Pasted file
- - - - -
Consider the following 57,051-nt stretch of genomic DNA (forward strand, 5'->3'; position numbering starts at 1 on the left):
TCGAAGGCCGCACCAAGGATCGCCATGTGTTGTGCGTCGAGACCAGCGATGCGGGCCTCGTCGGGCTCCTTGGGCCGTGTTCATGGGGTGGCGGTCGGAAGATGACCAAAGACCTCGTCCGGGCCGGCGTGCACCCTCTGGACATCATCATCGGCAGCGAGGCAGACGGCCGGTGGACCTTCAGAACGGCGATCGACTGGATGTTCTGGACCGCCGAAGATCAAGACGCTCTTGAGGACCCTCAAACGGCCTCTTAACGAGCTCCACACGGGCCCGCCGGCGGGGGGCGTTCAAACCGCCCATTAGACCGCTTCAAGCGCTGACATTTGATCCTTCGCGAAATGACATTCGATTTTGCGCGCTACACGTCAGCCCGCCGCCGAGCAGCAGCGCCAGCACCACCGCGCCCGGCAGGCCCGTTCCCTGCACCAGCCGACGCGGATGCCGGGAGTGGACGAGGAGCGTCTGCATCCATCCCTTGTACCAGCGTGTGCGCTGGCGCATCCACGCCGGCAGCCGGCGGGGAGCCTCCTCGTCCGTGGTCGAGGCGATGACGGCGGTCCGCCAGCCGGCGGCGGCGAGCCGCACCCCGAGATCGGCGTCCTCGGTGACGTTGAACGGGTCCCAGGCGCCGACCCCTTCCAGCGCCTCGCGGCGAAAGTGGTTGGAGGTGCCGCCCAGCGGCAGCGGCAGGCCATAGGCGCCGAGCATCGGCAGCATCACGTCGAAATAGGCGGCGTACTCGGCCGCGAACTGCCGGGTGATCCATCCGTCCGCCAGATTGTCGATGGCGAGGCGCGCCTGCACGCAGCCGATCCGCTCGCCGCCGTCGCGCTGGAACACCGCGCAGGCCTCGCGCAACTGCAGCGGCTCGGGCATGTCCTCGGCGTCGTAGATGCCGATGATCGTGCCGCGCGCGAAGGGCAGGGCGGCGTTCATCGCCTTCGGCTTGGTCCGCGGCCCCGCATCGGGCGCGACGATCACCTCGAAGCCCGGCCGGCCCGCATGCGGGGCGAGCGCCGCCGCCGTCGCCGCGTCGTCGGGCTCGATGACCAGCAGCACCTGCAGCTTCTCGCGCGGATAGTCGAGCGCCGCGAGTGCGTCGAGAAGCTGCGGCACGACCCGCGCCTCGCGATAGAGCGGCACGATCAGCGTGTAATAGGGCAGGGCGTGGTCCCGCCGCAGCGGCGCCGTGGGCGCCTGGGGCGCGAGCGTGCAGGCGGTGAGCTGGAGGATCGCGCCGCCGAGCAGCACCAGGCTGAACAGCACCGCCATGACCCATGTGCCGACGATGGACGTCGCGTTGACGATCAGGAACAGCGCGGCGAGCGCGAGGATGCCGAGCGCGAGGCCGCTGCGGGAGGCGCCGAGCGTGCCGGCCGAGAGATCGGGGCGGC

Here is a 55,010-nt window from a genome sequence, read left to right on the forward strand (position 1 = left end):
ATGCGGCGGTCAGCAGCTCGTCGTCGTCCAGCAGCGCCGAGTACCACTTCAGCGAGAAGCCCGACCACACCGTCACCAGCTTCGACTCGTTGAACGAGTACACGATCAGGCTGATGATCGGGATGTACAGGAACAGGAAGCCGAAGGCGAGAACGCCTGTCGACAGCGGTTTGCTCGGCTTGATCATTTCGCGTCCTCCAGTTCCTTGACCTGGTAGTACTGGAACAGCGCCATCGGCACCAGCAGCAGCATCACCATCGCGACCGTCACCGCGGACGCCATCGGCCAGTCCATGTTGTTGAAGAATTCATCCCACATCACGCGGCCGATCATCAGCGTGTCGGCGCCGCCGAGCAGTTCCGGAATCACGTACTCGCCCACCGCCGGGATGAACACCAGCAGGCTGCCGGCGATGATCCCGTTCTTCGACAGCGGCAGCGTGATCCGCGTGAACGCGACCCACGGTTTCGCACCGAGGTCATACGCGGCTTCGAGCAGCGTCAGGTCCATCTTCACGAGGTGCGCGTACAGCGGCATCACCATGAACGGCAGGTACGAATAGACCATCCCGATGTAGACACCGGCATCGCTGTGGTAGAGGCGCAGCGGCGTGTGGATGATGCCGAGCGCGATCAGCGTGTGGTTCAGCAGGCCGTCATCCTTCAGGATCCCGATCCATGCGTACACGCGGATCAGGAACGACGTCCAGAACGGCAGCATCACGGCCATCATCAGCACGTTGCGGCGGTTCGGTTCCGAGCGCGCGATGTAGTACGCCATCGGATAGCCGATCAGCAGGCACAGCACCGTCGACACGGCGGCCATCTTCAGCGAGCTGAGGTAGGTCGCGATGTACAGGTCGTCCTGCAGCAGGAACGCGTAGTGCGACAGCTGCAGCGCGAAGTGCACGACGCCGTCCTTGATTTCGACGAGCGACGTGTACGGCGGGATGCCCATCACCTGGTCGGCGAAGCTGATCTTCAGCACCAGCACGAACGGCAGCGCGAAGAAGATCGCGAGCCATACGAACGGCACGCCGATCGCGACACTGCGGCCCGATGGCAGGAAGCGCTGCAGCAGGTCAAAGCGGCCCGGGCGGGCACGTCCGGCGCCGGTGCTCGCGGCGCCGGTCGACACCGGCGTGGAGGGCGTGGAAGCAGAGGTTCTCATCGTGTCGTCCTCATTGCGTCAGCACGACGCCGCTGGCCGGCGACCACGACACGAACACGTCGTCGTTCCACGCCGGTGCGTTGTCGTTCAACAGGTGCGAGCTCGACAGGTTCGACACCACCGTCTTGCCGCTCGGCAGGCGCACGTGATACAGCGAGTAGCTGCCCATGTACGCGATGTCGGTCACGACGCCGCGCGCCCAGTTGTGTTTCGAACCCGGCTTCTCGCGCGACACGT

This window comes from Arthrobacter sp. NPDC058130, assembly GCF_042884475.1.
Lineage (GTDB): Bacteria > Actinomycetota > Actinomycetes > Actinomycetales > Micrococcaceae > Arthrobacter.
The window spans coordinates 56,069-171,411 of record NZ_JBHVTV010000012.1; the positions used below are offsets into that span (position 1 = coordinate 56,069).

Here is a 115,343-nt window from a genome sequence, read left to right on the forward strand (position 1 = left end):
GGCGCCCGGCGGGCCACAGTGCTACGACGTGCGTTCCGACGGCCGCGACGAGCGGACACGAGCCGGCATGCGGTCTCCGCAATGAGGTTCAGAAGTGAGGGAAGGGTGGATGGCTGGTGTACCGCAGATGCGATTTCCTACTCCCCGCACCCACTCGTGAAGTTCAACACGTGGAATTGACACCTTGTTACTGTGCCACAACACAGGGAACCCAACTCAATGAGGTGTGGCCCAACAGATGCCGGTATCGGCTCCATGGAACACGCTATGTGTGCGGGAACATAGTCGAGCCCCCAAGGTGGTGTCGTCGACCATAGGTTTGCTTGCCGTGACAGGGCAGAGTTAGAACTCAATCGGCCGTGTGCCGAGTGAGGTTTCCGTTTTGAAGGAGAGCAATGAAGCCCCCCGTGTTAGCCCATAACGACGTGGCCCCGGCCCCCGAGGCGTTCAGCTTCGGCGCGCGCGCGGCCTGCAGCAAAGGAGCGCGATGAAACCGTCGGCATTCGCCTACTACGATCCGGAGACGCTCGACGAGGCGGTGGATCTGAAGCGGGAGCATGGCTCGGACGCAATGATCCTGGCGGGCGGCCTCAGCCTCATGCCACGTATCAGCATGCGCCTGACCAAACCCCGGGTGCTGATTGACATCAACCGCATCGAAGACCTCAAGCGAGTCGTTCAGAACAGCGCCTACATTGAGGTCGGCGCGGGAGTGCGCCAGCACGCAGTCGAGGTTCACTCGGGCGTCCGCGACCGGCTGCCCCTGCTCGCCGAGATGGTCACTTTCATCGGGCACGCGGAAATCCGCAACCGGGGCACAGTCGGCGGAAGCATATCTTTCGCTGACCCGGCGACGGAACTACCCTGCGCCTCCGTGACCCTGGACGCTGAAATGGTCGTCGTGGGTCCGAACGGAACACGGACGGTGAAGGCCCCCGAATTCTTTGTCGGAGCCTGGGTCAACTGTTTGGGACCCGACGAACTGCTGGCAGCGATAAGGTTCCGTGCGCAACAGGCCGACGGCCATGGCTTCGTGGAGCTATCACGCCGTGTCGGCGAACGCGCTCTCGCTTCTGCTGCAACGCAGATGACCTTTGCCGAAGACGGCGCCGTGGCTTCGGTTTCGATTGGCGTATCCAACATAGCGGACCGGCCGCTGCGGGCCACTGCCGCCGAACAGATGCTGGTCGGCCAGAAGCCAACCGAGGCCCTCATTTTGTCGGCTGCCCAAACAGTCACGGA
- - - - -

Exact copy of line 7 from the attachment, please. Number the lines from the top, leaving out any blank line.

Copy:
The window spans coordinates 56,069-171,411 of record NZ_JBHVTV010000012.1; the positions used below are offsets into that span (position 1 = coordinate 56,069).